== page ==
Practical Advice on Bible Reading from J.C. Ryle

Ryle Practical ReligionHave you ever wanted to make it a point to read the Bible on a regular basis, but just weren’t sure how to go about it? If that describes you, here is some practical advice for you from J.C. Ryle’s book, Practical Religion (p.122-125):

  1. Start today. Just get started, and worry about figuring out the perfect way to do it later. You can always change how you go about it as you go. Ryle writes,

    “The way to do a thing is to do it, and the way to read the Bible is actually to read it. It is not meaning, or wishing, or resolving, or intending, or thinking about it, which will advance you one step. You must positively read.” (p.122)

  2. “Read the Bible with an earnest desire to understand it.” Don’t just set a certain number of pages as your goal. Make it your aim to learn and understand what you are reading from the Scriptures. Better even a verse or two rightly understood than 50 pages hurried over as a mere duty or checklist item marked off for the day. As Ryle notes, “a Bible not understood is a Bible that does no good.”
  3. “Read the Bible with childlike faith and humility.” Be prepared to learn; more than that, to have your mind changed and renewed. Do not accept only what seems agreeable with what you already think or believe. He writes, “Do we know better than God? Settle it down in your mind that you will receive all and believe all, and that what you cannot understand you will take on trust.”
  4. Read the Bible with an eye toward obeying it & applying it to your life. We are not reading for reading’s sake or for curiosity alone. At times the Word of God will shine a spotlight (or more precisely a searchlight!) on our sins and shortcomings. There God will show us what He would change in us to conform us more to the image of Christ. Where you see a command or a prohibition, take it to heart and seek to obey and apply it to your life.
  5. Read the Bible daily. If man does not live by bread alone, but by every word that proceeds from the mouth of God (Matthew 4:4), and yet we need to eat on a regular basis in order to live, how much more do we need a steady diet of God’s Word in order to sustain us!
  6. Read all of the Bible, and read it in an orderly fashion. If we fail to read the Bible this way, we will almost certainly skip around and miss a great many things.  Don’t forget that the Apostle Paul tells us that. “All Scripture is breathed out by God and profitable for teaching, for reproof, for correction, and for training in righteousness, that the man of God may be complete, equipped for every good work” (2 Timothy 3:16-17 ESV). All of God’s Word is breathed out by God. And He gave all of it to us with good reason, for our benefit. It is all necessary for us.
  7. “Read the Bible fairly and honestly.” Try your best to take everything you read there in its most plain and simple meaning. If what you read there does not fit neatly into your preconceived notion or previously taught theological system, maybe the thing to do is not to try to shoe-horn that passage to make it fit with your notion or system, but rather to reconsider your notion or system instead.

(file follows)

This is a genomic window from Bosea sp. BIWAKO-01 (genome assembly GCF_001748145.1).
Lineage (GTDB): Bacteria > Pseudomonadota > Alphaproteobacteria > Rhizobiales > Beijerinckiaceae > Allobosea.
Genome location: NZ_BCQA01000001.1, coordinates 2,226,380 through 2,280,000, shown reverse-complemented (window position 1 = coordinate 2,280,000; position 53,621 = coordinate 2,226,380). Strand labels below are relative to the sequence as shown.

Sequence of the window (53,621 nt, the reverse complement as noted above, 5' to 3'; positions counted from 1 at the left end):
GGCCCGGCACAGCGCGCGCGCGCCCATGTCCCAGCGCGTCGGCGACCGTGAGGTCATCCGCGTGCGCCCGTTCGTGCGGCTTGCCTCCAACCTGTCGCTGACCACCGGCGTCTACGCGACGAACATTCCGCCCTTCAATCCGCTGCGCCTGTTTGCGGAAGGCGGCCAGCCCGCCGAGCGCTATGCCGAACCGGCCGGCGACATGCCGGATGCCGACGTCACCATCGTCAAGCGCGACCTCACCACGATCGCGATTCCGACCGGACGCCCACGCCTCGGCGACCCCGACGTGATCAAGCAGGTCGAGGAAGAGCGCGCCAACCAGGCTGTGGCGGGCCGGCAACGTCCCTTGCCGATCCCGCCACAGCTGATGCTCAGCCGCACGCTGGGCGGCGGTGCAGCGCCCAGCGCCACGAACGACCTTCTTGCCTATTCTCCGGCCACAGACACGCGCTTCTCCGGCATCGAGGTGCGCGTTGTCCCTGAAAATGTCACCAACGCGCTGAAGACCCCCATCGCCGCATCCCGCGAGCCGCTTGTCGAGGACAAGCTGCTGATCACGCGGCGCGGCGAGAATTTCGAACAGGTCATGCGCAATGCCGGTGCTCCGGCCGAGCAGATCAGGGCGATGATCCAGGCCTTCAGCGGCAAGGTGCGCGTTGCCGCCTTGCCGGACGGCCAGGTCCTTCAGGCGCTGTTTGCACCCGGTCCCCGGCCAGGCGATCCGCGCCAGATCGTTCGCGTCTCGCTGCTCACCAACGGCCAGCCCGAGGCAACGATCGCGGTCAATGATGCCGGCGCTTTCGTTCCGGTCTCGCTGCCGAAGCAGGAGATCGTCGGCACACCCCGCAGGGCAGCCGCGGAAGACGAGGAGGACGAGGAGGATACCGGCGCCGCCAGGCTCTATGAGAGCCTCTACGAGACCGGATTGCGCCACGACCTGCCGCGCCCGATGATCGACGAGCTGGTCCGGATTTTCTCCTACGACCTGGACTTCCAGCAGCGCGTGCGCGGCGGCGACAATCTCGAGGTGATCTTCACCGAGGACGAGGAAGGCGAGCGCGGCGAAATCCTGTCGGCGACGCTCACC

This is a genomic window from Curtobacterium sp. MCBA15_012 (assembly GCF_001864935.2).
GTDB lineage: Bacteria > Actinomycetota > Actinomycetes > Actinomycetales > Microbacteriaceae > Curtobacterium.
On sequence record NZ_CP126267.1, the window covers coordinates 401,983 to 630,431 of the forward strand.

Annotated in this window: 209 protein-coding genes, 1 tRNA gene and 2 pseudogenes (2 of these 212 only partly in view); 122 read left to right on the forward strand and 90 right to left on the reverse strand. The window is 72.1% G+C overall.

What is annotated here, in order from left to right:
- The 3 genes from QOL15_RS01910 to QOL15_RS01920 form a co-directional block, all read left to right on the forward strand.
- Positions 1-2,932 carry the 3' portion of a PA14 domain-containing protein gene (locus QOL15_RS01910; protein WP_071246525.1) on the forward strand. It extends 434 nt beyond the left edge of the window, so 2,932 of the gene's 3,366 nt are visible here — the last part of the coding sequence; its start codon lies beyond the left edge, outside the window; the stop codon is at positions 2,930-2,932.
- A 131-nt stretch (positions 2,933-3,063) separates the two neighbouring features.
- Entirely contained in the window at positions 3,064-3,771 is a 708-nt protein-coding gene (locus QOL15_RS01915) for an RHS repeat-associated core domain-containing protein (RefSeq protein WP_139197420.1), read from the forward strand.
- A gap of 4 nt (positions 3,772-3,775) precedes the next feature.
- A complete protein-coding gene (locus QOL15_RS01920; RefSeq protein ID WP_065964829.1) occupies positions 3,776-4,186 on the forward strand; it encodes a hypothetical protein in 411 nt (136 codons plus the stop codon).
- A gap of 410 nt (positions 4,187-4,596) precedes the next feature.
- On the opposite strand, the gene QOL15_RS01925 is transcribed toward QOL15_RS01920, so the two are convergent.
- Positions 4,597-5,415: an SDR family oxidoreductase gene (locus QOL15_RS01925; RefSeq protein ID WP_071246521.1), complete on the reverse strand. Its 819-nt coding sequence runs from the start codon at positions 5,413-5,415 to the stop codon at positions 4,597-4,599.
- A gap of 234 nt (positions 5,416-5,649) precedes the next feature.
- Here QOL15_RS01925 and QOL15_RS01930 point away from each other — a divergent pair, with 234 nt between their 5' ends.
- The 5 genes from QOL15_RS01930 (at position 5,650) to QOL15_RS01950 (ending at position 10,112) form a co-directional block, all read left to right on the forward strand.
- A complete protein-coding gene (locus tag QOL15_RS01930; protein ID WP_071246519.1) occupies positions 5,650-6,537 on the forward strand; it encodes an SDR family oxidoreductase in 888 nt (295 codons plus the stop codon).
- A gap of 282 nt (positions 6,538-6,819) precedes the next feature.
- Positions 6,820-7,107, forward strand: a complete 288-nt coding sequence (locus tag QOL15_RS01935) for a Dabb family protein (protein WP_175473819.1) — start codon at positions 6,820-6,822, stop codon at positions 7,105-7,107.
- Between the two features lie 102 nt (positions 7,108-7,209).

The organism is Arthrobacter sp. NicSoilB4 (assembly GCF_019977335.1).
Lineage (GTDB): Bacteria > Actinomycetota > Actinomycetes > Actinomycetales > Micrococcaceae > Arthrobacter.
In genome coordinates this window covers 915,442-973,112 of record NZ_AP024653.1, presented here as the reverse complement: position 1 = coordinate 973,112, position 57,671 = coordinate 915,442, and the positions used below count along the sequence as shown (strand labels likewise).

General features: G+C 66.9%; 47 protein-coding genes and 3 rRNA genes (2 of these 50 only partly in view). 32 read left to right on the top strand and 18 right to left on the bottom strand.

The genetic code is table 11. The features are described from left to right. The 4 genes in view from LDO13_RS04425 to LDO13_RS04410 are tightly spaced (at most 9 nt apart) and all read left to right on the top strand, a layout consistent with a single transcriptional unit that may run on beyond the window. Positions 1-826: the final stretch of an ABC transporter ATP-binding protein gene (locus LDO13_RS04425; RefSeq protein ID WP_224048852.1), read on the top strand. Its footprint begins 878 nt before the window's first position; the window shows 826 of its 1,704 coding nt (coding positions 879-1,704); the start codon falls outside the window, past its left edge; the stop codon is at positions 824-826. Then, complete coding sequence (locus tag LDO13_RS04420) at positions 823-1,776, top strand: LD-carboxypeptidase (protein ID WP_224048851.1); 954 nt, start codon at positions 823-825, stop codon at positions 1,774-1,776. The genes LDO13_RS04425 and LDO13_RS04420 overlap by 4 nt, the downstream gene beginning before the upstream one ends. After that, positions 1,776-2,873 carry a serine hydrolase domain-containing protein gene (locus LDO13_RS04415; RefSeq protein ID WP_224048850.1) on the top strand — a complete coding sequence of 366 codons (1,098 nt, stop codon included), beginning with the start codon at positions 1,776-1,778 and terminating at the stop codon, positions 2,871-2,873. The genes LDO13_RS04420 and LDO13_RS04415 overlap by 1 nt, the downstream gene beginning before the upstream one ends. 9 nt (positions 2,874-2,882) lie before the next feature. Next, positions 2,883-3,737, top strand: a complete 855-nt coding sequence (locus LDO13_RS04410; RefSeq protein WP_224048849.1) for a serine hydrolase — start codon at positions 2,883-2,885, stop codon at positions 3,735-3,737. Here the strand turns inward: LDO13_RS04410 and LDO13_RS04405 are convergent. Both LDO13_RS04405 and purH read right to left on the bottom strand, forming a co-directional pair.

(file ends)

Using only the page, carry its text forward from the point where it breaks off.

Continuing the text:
8. “Read the Bible with Christ continually in view.” The whole Bible (not just the New Testament, but the Old Testament as well!) is ultimately about the Lord Jesus Christ. (See Luke 24:27; John :5:39-47.) That being the case, we will have a difficult time rightly understanding the Scriptures if we do not perceive the chief end for which they were given – to point us to Jesus Christ.

There is obviously a lot more that could be said, but the advice above is a pretty good start. I hope that you find these things to be helpful in your efforts to spending time in the Word of God.

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12 comments

  1. Point #3 well taken. We can’t sort out what we like and ignore the rest. Lord, help me read ALL of your Word with an honest, accepting heart! Thank you, Andy and JD.

  2. Each item containt good thoughts.
    My addition to #2: Don’t succumb to the surface-level, goal-oriented reading plans just for the sake of having participated in a program. Better to stay in one text as long as you need to, rather than skip around from Moses to Paul to David to John. Seek to understand what God is saying in a book-level (e.g., Mark or Galatians) context. Don’t “interrupt” God.

    My addition to #4: First, read with an eye to understanding the text *in its original setting.* The most valid applications to other settings will come next.

  3. I think point #8 is so important, when you realize the scriptures unveil Jesus Christ. It makes you want to find out more. And it makes it easy to fit what you read into the bigger picture of Who God is and what God did through Jesus.

      1. No I haven’t read it. But Christ has been revealing Himself to me in the Old Testament a lot in recent times, from people in His lineage, to the significance of their positions, you even see the church. The more you read with Christ in sight, the more layers are peeled back. It’s some pretty amazing stuff. You come to realize that the stories in the Old Testament were not put there to fill up space. They reveal Christ to us.

  4. Great post – each point is invaluable! I recently came across something that changed the way I read the Bible. So many Christians are encouraged to read the Bible through “in a year.” And, in fact, that’s how I’ve been reading it. However I read an article that made sense – rather than reading it through each year, where it seems like something to check off a list in order to “get it done,” just READ IT EVERY DAY. Go back over passages that you don’t understand. Spend time in it, understanding it, chewing on it…. Just as long as you’re spending time in His truth, it doesn’t matter how – or long – you read it.

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